“The earth and me are friends,” he said. “My feet talk to the earth. The bottoms of shoes stop that talk.”
The Navajo tried to tell us his name, Charlie and me, in his native tongue but we were just plain ignorant and as hard as we tried we could never get it right so we just called him Joe…Navajo Joe.
As far as I knew Charlie was not superstitious, nor did I ever hear him pray or mention whether or not he had religion, but Charlie and me learned real quick that Joe had a spiritual side and how Joe demonstrated it didn’t sit well with Charlie. Charlie got real nervous when the old Navajo began to chant that day in the canyon.
It started when Joe and him were repairing fence up in Keller. The canyon was narrow and deep with sides that reached one thousand feet to the sky. It was rimmed by fifty foot high sandstone cliffs that bounced every sound that rose out of the canyon bottom back and forth from ledge to ledge until one million echoes faded as if they were pulled away into some far off universe. It was mid-morning on a cool, clear, fall day when wrinkle faced old Joe began to chant. The ghostly cadence of the “Hoy ya, hey ya hey ya ho” echoed off the canyon walls, bouncing from rock to rock, entering the mostly hollow cranial cavity that contained Charlie’s brain; leaving, then coming back again before finally rising into oblivion above the canyon ridges. It was as if a new voice was coming from every little side canyon and from over the top of every ridges. Charlie was convinced that every dead Navajo in the southwest had joined Joe’s chorus. He couldn’t take it.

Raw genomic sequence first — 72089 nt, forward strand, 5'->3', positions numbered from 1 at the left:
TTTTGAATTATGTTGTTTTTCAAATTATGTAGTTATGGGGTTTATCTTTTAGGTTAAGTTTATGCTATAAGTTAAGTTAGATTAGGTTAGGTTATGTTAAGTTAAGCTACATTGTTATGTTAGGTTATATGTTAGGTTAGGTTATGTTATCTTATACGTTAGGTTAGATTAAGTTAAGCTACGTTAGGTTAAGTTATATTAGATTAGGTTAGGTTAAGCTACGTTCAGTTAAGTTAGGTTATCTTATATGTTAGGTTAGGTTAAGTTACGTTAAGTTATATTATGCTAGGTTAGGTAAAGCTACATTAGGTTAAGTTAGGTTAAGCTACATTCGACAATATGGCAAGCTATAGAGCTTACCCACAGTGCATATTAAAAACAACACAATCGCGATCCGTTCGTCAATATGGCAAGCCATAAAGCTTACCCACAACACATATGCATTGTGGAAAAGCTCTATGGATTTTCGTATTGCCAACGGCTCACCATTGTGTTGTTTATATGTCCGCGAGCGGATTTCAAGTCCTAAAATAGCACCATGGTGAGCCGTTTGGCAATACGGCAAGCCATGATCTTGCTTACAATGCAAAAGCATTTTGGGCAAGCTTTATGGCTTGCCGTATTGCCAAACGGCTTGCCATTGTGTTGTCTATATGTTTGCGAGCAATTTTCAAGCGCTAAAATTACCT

I was standing between them when Charlie shouted. Joe had the cut end of a piece of barb wire secure in the claws of a hammer and was pulling it taught around the top of a cedar fence post. The part of his brain that wasn’t telling his hands what to do with the hammer and the wire was so busy telling his vocal cords how to send one note after another out into the crisp morning air, that he couldn’t hear Charlie yelling. Charlie came stomping right past me. He caught the Indian by surprise.
I can’t repeat the curse words he used to describe the hapless Joe but they would curl your toes, and the degree of political incorrectness of Charlie’s descriptors would have landed him in jail in today’s world. I hoped that Charlie wouldn’t use the hammer he wielded to silence Joe, and I wondered if I should try and stop him, but I was just a kid, half the size of Charlie.
Charlie was five feet from Joe when the Indian looked up and saw the giant of a man towering over him, his face red with rage and the hammer raised above his head. The abrupt end to Joe’s ritual left a vision in my mind of spiritualistic Navajo words floating off into an endless space looking for a god to hear them and then I saw them in my minds eye float back to earth only to take their place on a large granite tombstone as a meaningless epitaph.
Joe’s quickness caught me off guard. He backed up in surprise, stumbled over a large sandstone boulder and fell backward to the ground. As luck would have it, the hand that reached the ground first and stopped his fall, rested on a dead limb from a pinon pine tree. Just as quick as he fell to the earth Joe sprung to his feet, club in hand. He held it with both hands as if he was ready to use Charlie’s head as a baseball, backing up cautiously while keeping his eyes focused on the enraged Charlie. The look in Joe’s eyes was not an imaginary fear but one that revealed the belief in his heart that this rugged white man, the man he had learned to laugh with, would club him into oblivion.